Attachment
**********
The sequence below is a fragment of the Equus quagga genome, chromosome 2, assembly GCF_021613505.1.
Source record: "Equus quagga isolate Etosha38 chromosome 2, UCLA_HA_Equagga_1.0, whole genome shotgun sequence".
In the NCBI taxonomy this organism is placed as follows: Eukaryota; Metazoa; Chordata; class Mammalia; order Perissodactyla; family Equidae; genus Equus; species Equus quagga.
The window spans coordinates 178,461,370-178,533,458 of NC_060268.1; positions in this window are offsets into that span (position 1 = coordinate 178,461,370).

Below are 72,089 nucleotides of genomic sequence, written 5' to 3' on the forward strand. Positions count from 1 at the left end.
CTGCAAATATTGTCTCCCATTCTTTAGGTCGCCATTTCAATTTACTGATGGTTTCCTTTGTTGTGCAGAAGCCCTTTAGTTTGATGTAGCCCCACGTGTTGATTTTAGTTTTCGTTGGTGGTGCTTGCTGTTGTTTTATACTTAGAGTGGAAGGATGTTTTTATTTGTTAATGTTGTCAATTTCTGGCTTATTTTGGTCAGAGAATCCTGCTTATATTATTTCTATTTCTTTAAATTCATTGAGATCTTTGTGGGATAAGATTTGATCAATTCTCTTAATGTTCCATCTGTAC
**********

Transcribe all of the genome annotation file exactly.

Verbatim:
The sequence below is a fragment of the Equus quagga genome, chromosome 2, assembly GCF_021613505.1.
Source record: "Equus quagga isolate Etosha38 chromosome 2, UCLA_HA_Equagga_1.0, whole genome shotgun sequence".
In the NCBI taxonomy this organism is placed as follows: Eukaryota; Metazoa; Chordata; class Mammalia; order Perissodactyla; family Equidae; genus Equus; species Equus quagga.
The window spans coordinates 178,461,370-178,533,458 of NC_060268.1; positions in this window are offsets into that span (position 1 = coordinate 178,461,370).

Below are 72,089 nucleotides of genomic sequence, written 5' to 3' on the forward strand. Positions count from 1 at the left end.
CTGCAAATATTGTCTCCCATTCTTTAGGTCGCCATTTCAATTTACTGATGGTTTCCTTTGTTGTGCAGAAGCCCTTTAGTTTGATGTAGCCCCACGTGTTGATTTTAGTTTTCGTTGGTGGTGCTTGCTGTTGTTTTATACTTAGAGTGGAAGGATGTTTTTATTTGTTAATGTTGTCAATTTCTGGCTTATTTTGGTCAGAGAATCCTGCTTATATTATTTCTATTTCTTTAAATTCATTGAGATCTTTGTGGGATAAGATTTGATCAATTCTCTTAATGTTCCATCTGTAC